Kaolin powder and other hydrated aluminum silicate clays, often combined with pectin (a complex carbohydrate), are the most widely used adsorbent powders (e.g., Kaopectate). Kaolin is a naturally occurring hydrated aluminum silicate that is prepared for medicinal use as a very finely divided powder. The rationale behind its use in acute nonspecific diarrhea stems from its ability to adsorb some of the bacterial toxins that often cause the condition. It is almost harmless and is effective in many cases of diarrhea if taken in large enough doses (2-10 g initially, followed by the same amount after every bowel movement). The adsorbents are generally safe, but they may interfere with the absorption of some drugs from the GI tract.
Bismuth subsalicylate (Pepto-Bismol) also binds intestinal toxins and may coat irritated mucosal surfaces. This compound is a salicylate and may therefore produce signs of salicylate toxicity (e.g., ringing of the ears) if taken chronically, especially with aspirin. Bismuth is radiopaque and may interfere with radiological examinations. Its use may cause temporary gray-black discoloration of the stool and brown pigmentation of the tongue. High dose Pepto-Bismol (8 tablets/day) has been efficacious in some patients with diarrhea secondary to collagenous or lymphocytic colitis.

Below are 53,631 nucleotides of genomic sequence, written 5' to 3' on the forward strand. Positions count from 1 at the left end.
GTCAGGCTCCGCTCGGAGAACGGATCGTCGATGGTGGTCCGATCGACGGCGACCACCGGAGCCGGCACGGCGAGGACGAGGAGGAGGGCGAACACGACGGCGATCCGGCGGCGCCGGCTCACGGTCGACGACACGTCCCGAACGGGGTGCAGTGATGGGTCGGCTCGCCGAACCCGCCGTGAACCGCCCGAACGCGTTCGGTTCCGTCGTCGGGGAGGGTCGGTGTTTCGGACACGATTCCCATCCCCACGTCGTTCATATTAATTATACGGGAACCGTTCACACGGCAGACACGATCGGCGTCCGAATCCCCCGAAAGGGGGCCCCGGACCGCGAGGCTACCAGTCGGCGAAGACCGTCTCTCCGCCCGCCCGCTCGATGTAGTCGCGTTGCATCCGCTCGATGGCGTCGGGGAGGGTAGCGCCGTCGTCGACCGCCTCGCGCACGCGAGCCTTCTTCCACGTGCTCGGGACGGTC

Hydrophilic substances such as calcium polycarbophil (FiberCon, Equalactin), methylcellulose (Citrucel), and various psyllium seed derivatives (Metamucil) are natural or synthetic fiber supplements that bind water and bile salts and may be useful in controlling diarrhea associated with the passing of excessively watery stools.
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